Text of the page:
Root Canal vs. Tooth Extraction

When a tooth becomes damaged or infected, two potential treatment options include root canal or tooth extraction. Which option is the right choice? How do you know what treatment is best for your oral health? Fully understanding both of these methods, how they work, and when they’re used can help you better determine which option is right for you.

Root Canals Help Save Your Tooth

root canal is an endodontic procedure that can be used to save teeth with dead, diseased, or damaged pulp. The pulp is the inner layer of the tooth that offers healthy blood flow. However, if you have a deep cavity or a tooth is cracked, it’s possible for that pulp to become damaged. Additionally, bacteria from the mouth can enter the inside of the tooth and cause an infection, swelling, or the death of the pulp’s tissue.

A root canal involves removing the dead or damaged pulp. Then, the inside of your tooth is cleaned out thoroughly to ensure no bacteria is left behind.

After cleaning, it’s filled with a material that replaces the pulp, so your tooth is able to function as it did before. A crown is usually placed on the tooth to improve the appearance and offer more strength to the tooth structure.

Many people worry about having a root canal because they’ve heard it’s painful. However, most people actually experience little to no pain during the procedure. In addition, root canals are very safe. In some cases, you could experience a little bit of pain for a couple of days after the procedure, but most people only need an over-the-counter painkiller to alleviate the discomfort.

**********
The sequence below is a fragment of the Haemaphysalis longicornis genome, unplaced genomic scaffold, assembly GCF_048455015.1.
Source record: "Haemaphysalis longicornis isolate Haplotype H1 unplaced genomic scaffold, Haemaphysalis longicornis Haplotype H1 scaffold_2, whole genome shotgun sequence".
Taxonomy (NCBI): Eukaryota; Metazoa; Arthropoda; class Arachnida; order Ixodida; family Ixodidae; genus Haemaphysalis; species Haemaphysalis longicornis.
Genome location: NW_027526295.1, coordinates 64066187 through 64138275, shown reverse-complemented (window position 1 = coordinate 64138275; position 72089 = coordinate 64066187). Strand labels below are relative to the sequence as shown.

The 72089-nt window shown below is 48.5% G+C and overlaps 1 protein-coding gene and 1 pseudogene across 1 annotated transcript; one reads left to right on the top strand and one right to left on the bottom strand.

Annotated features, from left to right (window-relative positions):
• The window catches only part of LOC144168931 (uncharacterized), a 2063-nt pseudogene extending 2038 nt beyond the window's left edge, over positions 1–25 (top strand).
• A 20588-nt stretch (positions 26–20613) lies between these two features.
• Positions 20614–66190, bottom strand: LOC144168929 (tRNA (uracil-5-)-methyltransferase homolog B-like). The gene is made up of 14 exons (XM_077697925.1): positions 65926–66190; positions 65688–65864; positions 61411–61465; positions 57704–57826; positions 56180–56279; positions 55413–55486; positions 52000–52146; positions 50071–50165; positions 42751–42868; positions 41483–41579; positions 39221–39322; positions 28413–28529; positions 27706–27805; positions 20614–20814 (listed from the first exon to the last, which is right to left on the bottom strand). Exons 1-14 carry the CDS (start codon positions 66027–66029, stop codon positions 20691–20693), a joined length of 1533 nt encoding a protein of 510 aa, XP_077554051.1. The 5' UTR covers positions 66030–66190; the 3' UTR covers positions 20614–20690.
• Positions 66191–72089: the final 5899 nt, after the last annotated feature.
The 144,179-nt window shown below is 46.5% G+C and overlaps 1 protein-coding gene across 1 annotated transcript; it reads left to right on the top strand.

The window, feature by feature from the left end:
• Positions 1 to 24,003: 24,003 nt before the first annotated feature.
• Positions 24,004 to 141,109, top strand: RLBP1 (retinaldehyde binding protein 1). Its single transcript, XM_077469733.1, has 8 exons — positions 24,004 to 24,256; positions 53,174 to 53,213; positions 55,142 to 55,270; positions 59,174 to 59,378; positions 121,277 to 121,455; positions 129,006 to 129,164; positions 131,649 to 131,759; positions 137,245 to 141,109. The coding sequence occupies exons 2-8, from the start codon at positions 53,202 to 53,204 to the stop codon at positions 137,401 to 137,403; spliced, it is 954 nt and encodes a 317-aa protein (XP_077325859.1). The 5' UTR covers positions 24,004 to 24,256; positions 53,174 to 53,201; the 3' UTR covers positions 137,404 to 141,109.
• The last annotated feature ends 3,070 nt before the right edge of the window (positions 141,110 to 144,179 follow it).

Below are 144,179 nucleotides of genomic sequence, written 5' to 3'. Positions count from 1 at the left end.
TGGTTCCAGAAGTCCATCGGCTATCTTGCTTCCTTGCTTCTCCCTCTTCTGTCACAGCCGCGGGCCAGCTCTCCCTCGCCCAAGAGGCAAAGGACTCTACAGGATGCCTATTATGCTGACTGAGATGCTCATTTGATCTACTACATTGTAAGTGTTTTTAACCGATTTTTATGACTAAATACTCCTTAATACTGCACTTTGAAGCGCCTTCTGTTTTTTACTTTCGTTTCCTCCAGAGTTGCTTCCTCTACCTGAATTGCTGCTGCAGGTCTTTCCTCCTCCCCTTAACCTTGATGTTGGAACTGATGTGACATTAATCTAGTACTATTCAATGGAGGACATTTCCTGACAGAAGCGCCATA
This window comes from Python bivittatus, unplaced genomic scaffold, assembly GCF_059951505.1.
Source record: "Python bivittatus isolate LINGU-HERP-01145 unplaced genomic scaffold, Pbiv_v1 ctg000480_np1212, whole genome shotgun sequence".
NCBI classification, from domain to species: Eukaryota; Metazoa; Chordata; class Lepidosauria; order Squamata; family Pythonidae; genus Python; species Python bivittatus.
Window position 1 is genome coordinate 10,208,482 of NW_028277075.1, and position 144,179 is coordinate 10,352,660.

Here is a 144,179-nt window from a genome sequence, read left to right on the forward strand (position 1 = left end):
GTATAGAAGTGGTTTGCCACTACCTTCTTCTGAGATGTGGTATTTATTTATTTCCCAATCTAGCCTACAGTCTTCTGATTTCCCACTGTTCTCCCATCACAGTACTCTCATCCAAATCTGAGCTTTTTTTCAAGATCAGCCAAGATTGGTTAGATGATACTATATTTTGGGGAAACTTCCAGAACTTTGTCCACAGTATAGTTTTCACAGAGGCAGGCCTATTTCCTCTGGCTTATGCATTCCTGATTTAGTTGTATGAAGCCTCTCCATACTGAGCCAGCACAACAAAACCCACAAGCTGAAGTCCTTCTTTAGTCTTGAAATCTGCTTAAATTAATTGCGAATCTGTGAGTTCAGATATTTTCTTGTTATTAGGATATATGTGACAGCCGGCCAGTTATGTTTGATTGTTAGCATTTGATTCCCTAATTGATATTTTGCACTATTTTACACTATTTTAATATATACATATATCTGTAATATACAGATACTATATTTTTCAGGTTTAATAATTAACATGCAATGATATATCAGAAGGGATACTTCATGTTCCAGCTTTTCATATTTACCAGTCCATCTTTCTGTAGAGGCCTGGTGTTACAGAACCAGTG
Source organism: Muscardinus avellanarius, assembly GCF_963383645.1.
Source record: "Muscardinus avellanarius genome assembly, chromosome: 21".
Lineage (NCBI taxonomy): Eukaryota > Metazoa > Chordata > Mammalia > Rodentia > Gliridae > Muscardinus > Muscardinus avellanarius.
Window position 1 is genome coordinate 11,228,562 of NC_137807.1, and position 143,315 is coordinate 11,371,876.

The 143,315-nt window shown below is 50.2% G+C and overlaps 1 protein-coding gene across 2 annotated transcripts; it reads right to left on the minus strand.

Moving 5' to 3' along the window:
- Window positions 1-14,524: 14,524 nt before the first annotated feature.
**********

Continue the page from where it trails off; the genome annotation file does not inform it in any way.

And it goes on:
Tooth Extractions: Only Used as a Last Resort

A root canal is always the best option for a tooth that has damaged, diseased, or dead pulp. Saving your natural tooth should always be the priority. However, tooth extractions are used as a last resort when nothing can be done to save a tooth. This can occur when the tooth is too damaged and there isn’t enough supporting tooth structure to do a root canal.

A tooth extraction begins by your dentist numbing the area, so you have little to no discomfort. The tooth is loosened and then pulled out. Since your gums will likely bleed after the extraction, you’ll be given a piece of gauze to bite down on for some time to help your blood clot. A bit of swelling may occur after a tooth extraction, and you’ll probably want to stick with soft foods for a day or two. Just remember, it can take a bit of time for that area to heal, so you need to brush gently around the extraction site.

Root Canals – Always the Best Choice

root canal is always a better choice than extraction because it fixes your natural tooth so you can keep it. However, there are instances when you may need a tooth extraction as a last resort. Then, you’ll need to work with your dentist to determine how to best replace the tooth that was lost.

If you’re not sure which procedure is right for you, it’s a good idea to consult with your endodontist. They’ll help you understand the pros and cons of having a root canal and can give you the best advice on which procedure will work best for your tooth. The main goal is to keep your smile healthy and beautiful, and an endodontist will help you make a decision based on this goal. If you think you may need a root canal, contact Ballantyne Endodontics today to set up your appointment.